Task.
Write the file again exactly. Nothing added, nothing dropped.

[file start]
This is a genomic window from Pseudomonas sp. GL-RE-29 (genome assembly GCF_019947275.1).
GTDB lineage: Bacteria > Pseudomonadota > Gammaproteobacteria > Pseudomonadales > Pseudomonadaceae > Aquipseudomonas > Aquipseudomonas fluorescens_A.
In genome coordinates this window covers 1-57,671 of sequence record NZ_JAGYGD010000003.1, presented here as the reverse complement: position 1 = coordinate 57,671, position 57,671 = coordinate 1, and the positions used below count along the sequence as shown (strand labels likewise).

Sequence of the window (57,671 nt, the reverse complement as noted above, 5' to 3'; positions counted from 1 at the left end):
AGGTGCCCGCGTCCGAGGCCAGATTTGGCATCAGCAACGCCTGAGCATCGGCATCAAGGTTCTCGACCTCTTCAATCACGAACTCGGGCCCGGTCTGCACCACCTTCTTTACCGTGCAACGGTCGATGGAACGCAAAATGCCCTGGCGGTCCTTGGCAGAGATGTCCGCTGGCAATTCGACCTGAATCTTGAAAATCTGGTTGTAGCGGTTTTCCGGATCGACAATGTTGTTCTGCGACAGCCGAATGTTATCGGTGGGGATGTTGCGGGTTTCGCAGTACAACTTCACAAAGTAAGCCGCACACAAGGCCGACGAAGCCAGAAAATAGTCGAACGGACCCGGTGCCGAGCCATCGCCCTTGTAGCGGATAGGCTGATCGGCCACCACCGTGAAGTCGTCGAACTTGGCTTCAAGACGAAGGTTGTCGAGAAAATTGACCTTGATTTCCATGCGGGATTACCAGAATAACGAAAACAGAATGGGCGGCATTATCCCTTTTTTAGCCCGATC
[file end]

This is a genomic window from Pseudomonas sp. GL-RE-29 (genome assembly GCF_019947275.1).
GTDB lineage: Bacteria > Pseudomonadota > Gammaproteobacteria > Pseudomonadales > Pseudomonadaceae > Aquipseudomonas > Aquipseudomonas fluorescens_A.
In genome coordinates this window covers 1-57,671 of sequence record NZ_JAGYGD010000003.1, presented here as the reverse complement: position 1 = coordinate 57,671, position 57,671 = coordinate 1, and the positions used below count along the sequence as shown (strand labels likewise).

Sequence of the window (57,671 nt, the reverse complement as noted above, 5' to 3'; positions counted from 1 at the left end):
AGGTGCCCGCGTCCGAGGCCAGATTTGGCATCAGCAACGCCTGAGCATCGGCATCAAGGTTCTCGACCTCTTCAATCACGAACTCGGGCCCGGTCTGCACCACCTTCTTTACCGTGCAACGGTCGATGGAACGCAAAATGCCCTGGCGGTCCTTGGCAGAGATGTCCGCTGGCAATTCGACCTGAATCTTGAAAATCTGGTTGTAGCGGTTTTCCGGATCGACAATGTTGTTCTGCGACAGCCGAATGTTATCGGTGGGGATGTTGCGGGTTTCGCAGTACAACTTCACAAAGTAAGCCGCACACAAGGCCGACGAAGCCAGAAAATAGTCGAACGGACCCGGTGCCGAGCCATCGCCCTTGTAGCGGATAGGCTGATCGGCCACCACCGTGAAGTCGTCGAACTTGGCTTCAAGACGAAGGTTGTCGAGAAAATTGACCTTGATTTCCATGCGGGATTACCAGAATAACGAAAACAGAATGGGCGGCATTATCCCTTTTTTAGCCCGATC